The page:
By Beth Douglass
Seattle's next election day is coming. On November 7, we'll cast our ballots for mayor -- but Seattle voters have more to decide than whether to elect Jenny Durkan or Cary Moon.
As we flip through our Washington State voters' pamphlets and prepare to fill out our ballots, we want to be intentional about considering the impacts our vote has -- not only on our families and neighborhoods -- but on all families and neighborhoods in Seattle. As our city's economy continues to grow at rapid speed, we're becoming even more aware of the impacts on Seattle's underrepresented communities, which are receiving even fewer resources from industries focused on pouring into other areas of town.
For the past year, Union church's Truth & Justice initiative has looked to explore the different ways this gap in our city continues to widen. From youth incarceration, marginalization, homelessness, the history of America's criminal justice system, and workshops to help us begin to identify our own implicit biases and cultural lenses, it's been an exciting year. We are so grateful for the many community partners and leaders who have been instrumental in helping us host these timely events and discussions.
On Suday, September 22, we hosted a voter's forum at the close of our 4th Sunday community service and volunteer activities. Gathering in the cafe of Kakao Coffee and Chocolate, we gathered to discuss a variety of issues on our November 2017 ballot.
Our goal was not to walk away having decided how to vote, but to have the chance to engage in dialogue with others in our community, and to ponder together how we can vote in a way that is guided by Scripture and informed by Christ's heart for the world and the types of actions he took.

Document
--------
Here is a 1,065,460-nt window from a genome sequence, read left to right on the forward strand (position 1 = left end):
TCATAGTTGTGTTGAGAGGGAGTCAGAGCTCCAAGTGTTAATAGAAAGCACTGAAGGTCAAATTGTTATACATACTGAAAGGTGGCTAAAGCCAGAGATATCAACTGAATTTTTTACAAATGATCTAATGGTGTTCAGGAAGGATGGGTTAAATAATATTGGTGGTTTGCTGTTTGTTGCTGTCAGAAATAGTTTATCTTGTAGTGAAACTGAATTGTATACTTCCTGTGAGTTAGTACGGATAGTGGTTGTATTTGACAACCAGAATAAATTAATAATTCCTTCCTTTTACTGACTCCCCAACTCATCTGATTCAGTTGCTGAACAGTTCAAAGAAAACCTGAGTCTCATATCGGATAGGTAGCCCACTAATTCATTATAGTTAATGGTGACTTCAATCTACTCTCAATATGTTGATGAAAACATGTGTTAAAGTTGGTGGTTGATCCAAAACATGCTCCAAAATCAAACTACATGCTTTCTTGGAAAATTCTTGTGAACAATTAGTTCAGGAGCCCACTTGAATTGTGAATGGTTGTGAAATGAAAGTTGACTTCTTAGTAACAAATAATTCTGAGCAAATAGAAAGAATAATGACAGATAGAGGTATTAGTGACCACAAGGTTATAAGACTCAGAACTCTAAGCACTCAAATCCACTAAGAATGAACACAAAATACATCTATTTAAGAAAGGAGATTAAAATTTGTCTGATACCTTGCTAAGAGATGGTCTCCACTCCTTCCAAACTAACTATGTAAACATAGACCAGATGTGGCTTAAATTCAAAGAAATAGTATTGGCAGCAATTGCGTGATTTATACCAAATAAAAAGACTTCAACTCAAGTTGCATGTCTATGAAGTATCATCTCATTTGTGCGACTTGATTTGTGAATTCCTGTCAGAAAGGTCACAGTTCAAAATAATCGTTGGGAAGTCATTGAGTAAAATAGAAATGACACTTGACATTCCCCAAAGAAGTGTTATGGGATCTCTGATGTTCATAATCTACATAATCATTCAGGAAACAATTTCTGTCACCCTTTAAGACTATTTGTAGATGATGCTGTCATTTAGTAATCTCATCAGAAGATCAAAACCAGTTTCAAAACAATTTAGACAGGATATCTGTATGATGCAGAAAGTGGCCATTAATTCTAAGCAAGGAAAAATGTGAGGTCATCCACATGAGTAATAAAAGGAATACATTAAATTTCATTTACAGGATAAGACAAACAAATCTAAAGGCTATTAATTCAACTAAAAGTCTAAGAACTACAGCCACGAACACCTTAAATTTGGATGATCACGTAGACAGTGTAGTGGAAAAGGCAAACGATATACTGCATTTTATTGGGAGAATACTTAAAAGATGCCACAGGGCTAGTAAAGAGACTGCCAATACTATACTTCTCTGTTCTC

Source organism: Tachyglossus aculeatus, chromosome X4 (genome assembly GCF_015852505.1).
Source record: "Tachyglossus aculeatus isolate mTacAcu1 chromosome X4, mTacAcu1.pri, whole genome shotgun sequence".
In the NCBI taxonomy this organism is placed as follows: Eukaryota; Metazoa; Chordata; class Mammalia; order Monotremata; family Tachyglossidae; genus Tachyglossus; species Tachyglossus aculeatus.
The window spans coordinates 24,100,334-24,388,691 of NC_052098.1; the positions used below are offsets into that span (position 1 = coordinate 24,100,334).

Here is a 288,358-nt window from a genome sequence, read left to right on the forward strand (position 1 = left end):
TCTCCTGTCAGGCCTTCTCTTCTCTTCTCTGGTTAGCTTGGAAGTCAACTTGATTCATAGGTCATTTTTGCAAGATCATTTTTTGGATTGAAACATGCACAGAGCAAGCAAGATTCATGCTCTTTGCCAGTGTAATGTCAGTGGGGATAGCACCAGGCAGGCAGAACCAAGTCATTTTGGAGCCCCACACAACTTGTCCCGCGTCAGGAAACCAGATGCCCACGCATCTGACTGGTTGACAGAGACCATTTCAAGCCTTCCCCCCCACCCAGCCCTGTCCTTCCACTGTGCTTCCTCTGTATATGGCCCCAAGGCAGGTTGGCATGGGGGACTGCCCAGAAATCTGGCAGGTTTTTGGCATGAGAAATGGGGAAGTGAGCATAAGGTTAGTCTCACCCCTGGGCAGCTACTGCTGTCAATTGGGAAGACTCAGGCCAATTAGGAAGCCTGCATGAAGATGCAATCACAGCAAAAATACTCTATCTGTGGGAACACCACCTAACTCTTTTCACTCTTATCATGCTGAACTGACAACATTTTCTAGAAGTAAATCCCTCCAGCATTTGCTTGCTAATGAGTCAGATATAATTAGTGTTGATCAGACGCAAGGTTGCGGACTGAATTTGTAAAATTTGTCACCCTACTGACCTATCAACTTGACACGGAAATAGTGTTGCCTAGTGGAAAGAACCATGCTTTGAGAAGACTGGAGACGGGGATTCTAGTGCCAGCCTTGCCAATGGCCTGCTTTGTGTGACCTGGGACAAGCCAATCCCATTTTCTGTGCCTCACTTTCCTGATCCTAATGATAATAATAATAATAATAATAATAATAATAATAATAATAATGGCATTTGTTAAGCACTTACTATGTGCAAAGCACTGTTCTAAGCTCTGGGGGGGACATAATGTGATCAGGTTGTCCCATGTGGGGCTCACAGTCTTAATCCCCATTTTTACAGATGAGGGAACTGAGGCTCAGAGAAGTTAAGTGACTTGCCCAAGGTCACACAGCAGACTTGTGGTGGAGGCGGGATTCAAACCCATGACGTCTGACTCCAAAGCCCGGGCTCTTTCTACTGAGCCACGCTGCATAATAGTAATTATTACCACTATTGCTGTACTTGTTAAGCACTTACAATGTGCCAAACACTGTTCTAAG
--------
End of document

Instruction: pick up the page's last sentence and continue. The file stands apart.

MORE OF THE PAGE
The forum began with the video, "That Is Privilege?," which we watched in an effort to see some of the ways our experiences are different from others, and to explore the ways that various parts of our identities and experiences can impact our experience with the world.
View the full list of questions, compiled by Buzzfeed, used in the video.
In smaller discussion groups, we discussed a variety of current issues, paying specific attention to the impacts they each have on underrepresented populations, such as those expeirencing homelessness, immigrants (documented and undocumented), refugees, people of color, historically non-white neighborhoods, single parents, those with disabilities, who are renting their living spaces, who don't have a car, people with significant medical needs, and more.
- Homelessnes, right to shelter
- Housing, zoning, and backyard cottages
- Police reform
- Income tax
- School funding, education equity, and access to resources
- Seattle's rapidly growing technology industry
- Access to healthcare
At the close of our discussion time, we talked about whether we see these issues different when viewed through the lens of another.
As we choose how to vote -- and consider the many options we see for how we can sharing of our time and resources -- it is such a gift to engage in dialogue with each other. As we learn about others' experiences, areas of expertise, and the places where they are investing their time, we are able to learn, grow, and move forward with a continually growing and expanding view of our city and the complexities of the challenges we face.